Dubai: A determined high school student saw her dream of helping to save the environment become a reality when the solar panels she worked so hard to get were finally installed in her school on Thursday.
After working for two years to complete the project, 18-year-old Nasim Mirzajani’s face lit up with joy when the electricity for a room powered by four solar panels at The Westminster School was turned on.
“Throughout my years of study we always seem to talk on and on about how the sun is the number one source of energy. We keep talking, yet we never do anything about it. I wanted my school to be one of the first schools to implement such a project in Dubai,” Nasim, an Iranian grade 13 student, said.
Refusing to take a no for an answer when she was told that the project was too expensive to fund, Nasim presented research and statistics that showed the positive impact that the panels will have in the long run, which convinced GEMS education to finance the four solar panels at a cost of Dh18,000.
Per year, the school will save Dh717 from the electricity saved in the common room, which is used by senior students. Although it will take more than 25 years to break even, Nasim believes that it is worth it if it means saving the planet.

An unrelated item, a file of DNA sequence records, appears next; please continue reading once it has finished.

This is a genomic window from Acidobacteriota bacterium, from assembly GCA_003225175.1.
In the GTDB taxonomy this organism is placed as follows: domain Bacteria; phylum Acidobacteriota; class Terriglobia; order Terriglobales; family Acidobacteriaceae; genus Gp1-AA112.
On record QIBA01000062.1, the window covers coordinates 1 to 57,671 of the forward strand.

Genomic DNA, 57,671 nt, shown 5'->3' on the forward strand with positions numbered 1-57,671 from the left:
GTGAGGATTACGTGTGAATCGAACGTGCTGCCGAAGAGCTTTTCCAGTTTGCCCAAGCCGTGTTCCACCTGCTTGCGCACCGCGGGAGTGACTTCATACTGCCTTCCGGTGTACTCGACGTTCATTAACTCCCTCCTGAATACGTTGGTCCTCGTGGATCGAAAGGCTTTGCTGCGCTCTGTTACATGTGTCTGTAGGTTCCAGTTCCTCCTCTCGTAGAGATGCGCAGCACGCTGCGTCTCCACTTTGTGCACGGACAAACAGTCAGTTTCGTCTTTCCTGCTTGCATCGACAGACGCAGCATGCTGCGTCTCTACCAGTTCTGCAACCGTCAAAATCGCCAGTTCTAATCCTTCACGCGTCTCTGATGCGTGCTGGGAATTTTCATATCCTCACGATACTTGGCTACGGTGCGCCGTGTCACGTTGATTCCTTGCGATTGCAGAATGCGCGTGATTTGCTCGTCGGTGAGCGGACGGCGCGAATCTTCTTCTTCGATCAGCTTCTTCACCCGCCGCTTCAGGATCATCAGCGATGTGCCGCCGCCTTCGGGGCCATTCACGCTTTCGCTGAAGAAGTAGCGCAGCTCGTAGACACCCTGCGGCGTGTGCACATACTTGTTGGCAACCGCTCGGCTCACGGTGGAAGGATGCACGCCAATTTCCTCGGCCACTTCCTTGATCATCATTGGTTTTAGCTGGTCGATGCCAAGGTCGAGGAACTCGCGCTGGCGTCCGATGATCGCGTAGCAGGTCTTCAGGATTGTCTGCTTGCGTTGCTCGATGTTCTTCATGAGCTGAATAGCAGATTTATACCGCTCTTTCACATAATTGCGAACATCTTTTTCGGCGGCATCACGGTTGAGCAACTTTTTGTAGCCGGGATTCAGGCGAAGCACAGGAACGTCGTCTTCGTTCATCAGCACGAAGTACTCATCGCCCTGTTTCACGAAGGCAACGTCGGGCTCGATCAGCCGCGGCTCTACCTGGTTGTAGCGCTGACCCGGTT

“Initially, I hoped that the whole school’s electricity would run on solar panels, because in the long run it will help the school financially, since they won’t have to pay any bills, and environmentally. Due to financial reasons only one room was approved but I see it as a first step towards hopefully expanding to the rest of the school.”
If the entire school’s electricity was powered by solar panels an estimated Dh69,379 would be saved per year.
The school’s principal, Kingston Gilbert, told Gulf News that the project will become an ongoing one that will be integrated into the curriculum of the senior student’s, who will be involved in transforming the school one room at a time.
“We are not only working on transforming the school but we are more importantly working on creating solar minds that will help transform the world as a whole.”
Six other students from grade 12 and 13, as well as staff members were involved in the calculations and estimations needed to implement the project.
Seren Zevker, one of the students who was also involved, said: “We chose the apple [computer] room because us seniors spend most of our time here working on our projects.”
G. Ramamurthy Thevar, Senior Project Manager at GEMS, was one of the biggest supporters who helped the students bring their project to reality.
“Most children are now drifting away from nature; we want to get them back to becoming environmentally friendly, so GEMS wanted to promote this through supporting this project,” he added.
The students also expressed their gratitude to their teacher, Lali Saji Mathew, who stood by them until the project was implemented.
“Our dream is that all schools in Dubai will follow our example so we can save the world,” Nasim said.
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